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Wednesday, March 28, 2012

Two Council Candidates Forums Tackle Wide Array of Issues

• Pt. Dume Forum Draws Largest Crowd

BY BILL KOENEKER

As is usually the case, the Point Dume city council candidates forum is usually the most well attended event on the campaign trail, which proved to be no exception this year with a standing-room-only crowd.
The biggest difference than other forums was the absence of John Sibert, who is running for re-election. He called in sick with the flu. His wife was given the opportunity to offer opening and closing remarks.
Candidate Andy Lyon, much to the amusement of the audience, was able to weave an answer about the Malibu Lagoon into almost all of the questions asked about the issues including the proposed diversification ordinance.
Malibu Lagoon he said is like the mom and pop of lagoons “and they want to bring in a Wal-Mart.”
Throughout his time on the campaign trail, Lyon has emphasized the sole importance of the lagoon as rising above all issues before the city.
He said the time frame is not very far away and the impact to the entire community, or anybody who uses Pacific Coast Highway, is immense.
After the meeting, candidate Hans Laetz said he believes Lyon, as a Realtor, has a financial interest in the outcome of the lagoon plan and had said so at a previous forum when Lyon said the real estate reps would have to offer full disclosure especially to summer renters and said, “It is a big issue for me…I’m taking the hit on this thing because of that.”
Some candidates have followed suit including Hamish Patterson, who has also urged the council take action. He said it is an interconnected web of individuals, who have control over events in Malibu and remain unchallenged by local entities especially the city. He called the city’s plan to study the lagoon documentation a stalling tactic.
Candidate Joan House told the Point Dume audience there should be more study and that there were issues, though she said she did not like how the plans call for the removal of the island and the bridges.
Council hopeful Missy Zeitsoff said she found herself on the side of Lyon and Patterson.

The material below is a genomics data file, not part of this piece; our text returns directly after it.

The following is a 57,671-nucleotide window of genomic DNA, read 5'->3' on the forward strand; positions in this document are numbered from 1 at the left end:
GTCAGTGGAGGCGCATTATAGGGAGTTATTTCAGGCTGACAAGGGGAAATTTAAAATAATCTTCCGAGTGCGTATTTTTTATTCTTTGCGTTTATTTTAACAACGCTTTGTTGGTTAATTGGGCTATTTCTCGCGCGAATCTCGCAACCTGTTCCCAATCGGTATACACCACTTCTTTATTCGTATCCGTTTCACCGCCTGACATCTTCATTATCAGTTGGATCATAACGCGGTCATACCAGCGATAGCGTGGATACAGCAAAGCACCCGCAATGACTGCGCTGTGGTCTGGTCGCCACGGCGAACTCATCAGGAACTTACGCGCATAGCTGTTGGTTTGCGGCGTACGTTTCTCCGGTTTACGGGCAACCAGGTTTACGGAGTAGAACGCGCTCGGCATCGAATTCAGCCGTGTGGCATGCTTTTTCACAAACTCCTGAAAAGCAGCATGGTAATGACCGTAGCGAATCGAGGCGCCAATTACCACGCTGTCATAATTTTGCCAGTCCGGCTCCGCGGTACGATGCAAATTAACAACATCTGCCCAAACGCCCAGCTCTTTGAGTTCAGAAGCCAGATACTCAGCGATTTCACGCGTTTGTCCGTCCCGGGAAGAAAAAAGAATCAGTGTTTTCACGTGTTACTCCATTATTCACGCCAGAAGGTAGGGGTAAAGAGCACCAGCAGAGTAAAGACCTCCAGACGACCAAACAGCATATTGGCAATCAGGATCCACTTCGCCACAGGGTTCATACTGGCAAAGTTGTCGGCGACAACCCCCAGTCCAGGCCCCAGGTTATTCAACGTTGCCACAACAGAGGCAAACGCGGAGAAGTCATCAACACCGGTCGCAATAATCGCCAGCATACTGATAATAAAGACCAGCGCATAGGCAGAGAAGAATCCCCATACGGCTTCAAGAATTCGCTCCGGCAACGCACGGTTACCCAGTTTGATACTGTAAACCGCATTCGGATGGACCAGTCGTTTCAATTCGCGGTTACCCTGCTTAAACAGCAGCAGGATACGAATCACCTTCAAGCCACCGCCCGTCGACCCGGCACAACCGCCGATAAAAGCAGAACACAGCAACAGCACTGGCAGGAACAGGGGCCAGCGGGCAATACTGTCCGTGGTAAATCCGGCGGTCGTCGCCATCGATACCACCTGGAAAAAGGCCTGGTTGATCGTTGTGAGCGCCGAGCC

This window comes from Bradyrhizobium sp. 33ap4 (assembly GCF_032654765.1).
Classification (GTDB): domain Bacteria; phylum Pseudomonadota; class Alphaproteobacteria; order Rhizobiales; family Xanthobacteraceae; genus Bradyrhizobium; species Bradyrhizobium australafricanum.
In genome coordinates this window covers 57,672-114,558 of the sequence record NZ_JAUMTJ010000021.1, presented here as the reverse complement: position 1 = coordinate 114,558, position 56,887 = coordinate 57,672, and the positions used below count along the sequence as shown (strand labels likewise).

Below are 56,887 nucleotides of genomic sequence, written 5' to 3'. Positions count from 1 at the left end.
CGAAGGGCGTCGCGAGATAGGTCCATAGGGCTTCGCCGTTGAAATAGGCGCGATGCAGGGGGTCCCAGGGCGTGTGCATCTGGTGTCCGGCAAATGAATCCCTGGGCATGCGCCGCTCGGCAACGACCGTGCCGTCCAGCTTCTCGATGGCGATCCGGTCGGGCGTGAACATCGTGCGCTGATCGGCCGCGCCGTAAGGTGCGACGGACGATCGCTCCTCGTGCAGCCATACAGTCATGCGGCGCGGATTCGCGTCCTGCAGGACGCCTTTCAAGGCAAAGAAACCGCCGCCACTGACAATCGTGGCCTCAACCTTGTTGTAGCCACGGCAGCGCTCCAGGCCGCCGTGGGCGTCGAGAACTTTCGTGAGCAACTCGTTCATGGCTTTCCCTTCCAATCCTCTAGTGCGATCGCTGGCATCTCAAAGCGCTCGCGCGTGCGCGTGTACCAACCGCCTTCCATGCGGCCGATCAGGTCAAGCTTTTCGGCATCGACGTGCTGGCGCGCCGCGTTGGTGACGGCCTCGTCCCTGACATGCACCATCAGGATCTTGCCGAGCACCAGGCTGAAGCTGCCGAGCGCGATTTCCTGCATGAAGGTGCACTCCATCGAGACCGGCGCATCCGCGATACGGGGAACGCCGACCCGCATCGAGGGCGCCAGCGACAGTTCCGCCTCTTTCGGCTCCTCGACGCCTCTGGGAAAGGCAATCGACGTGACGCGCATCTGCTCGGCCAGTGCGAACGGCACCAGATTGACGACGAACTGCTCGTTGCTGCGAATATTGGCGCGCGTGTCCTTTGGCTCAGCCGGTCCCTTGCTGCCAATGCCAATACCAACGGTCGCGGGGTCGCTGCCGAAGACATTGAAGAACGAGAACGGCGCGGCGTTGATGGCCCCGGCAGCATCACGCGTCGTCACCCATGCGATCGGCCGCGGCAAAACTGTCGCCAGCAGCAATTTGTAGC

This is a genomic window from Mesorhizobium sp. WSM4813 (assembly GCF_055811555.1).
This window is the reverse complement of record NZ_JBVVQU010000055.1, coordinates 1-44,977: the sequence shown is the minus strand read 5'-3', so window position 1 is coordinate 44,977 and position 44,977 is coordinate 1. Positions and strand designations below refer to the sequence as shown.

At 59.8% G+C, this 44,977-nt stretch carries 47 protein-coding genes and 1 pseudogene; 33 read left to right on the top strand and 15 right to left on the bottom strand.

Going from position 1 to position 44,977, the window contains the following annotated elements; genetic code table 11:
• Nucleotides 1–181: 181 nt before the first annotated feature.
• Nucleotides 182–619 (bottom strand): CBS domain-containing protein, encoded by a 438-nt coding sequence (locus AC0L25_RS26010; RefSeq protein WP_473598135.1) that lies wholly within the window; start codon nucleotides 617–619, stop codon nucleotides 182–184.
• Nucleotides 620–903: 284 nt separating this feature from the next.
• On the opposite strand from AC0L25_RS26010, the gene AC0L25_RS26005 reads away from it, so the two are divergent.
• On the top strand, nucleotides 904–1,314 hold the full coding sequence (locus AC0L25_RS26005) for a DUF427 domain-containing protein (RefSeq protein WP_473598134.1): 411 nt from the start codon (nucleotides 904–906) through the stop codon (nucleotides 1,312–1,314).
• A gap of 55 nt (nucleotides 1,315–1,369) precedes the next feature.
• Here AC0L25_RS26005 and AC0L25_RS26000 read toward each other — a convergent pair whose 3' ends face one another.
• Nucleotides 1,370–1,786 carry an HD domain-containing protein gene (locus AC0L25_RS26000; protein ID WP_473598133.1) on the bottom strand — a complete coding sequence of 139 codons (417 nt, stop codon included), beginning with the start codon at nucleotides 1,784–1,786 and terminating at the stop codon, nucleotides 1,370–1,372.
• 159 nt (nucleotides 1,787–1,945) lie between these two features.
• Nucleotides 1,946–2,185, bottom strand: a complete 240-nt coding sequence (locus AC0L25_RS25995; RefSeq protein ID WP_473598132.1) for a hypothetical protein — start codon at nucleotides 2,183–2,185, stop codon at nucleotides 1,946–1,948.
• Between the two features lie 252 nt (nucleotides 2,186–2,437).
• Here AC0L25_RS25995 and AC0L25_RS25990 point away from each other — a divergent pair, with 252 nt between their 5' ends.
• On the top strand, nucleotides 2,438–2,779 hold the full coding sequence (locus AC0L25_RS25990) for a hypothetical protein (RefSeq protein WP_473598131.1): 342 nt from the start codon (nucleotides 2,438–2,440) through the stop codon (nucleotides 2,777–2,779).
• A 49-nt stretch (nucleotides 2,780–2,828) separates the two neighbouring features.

There have been some noticeable stumbles on the campaign trail. One happened at Point Dume
All though no candidates challenged her, council hopeful Joan House, who has served on the city council for two terms and five years on the planning commission, was apparently unaware that the headland shuttle had been already shut down when she described it as a waste of money and called on the funding to be used for other transportation.
She also called for some sort of citywide public transportation. That is currently being studied by the city and its commissions.
However, House is not the only candidate, whose assertions have gone unchallenged.
During the first forum at the Malibu Stage Company, candidate Hamish Patterson, in another one of his major riffs on accountability for city government ,called on Malibu to be audited every ten years. The city is currently audited by an independent third party every year.
Patterson has made his platform a call for greater scrutiny of the staff at the highest levels.
It was no different at Point Dume, except that he went a step further this time and said the city manager, city attorney and other department heads should be subject to a voter referendum.
Candidate Missy Zeitsoff has often said the way to get a handle on commercial growth in the Civic Center is to enact another moratorium.
City officials have repeatedly said there is no legal opportunity for the city to call for another moratorium.
However, because of the Regional Water Quality Control Board’s septic ban in the Civic Center there is a de facto building moratorium currently in place.
The apparently easiest question asked of all the candidates, who agree on the same answer, is about whether Malibu should become its own school district.
All of the candidates have said yes to the questions including at Point Dume, with some of the candidates suggesting finances are a big consideration.
Most candidates were quick to also say yes to the proposed diversification ordinance.
The exceptions were Sibert, who had previously said it would be inappropriate to give an answer since the matter came up at the city council dais and House, who said it seemed more like “government in your face.”
Another topic that had not been touched upon in previous forums was fire and disaster preparedness in Malibu.
All of the candidates are either lifelong or for the most part, long term residents who have one or two fires under their belts.
House said, “It is not a matter of if there is a fire, but rather when.” She called on a separate municipal office for overseeing the removal of hazardous brush, which becomes fuel during a wildfire.
House insisted that how a hillside homeowner fares depends upon whether the neighbors have removed brush in and around their home.
Patterson said the community needs a plan and that he has noticed when disaster strikes folks in Malibu seem to come together.
In a kind of playful jab at that comment, Lyon said folks are always talking about coming together after the disaster but they never seem to get together before disaster strikes as they should.
Candidate Hans Laetz reminded everyone the city does have a plan, but any plan is only as good as it provides for proper logistical management.
He cited an instance in which he observed during a fire, that out-of-area firefighters were not given any maps, which put them and others in jeopardy.
Candidate Skylar Peak said a community plan is important so that families know what to do when a disaster strikes.

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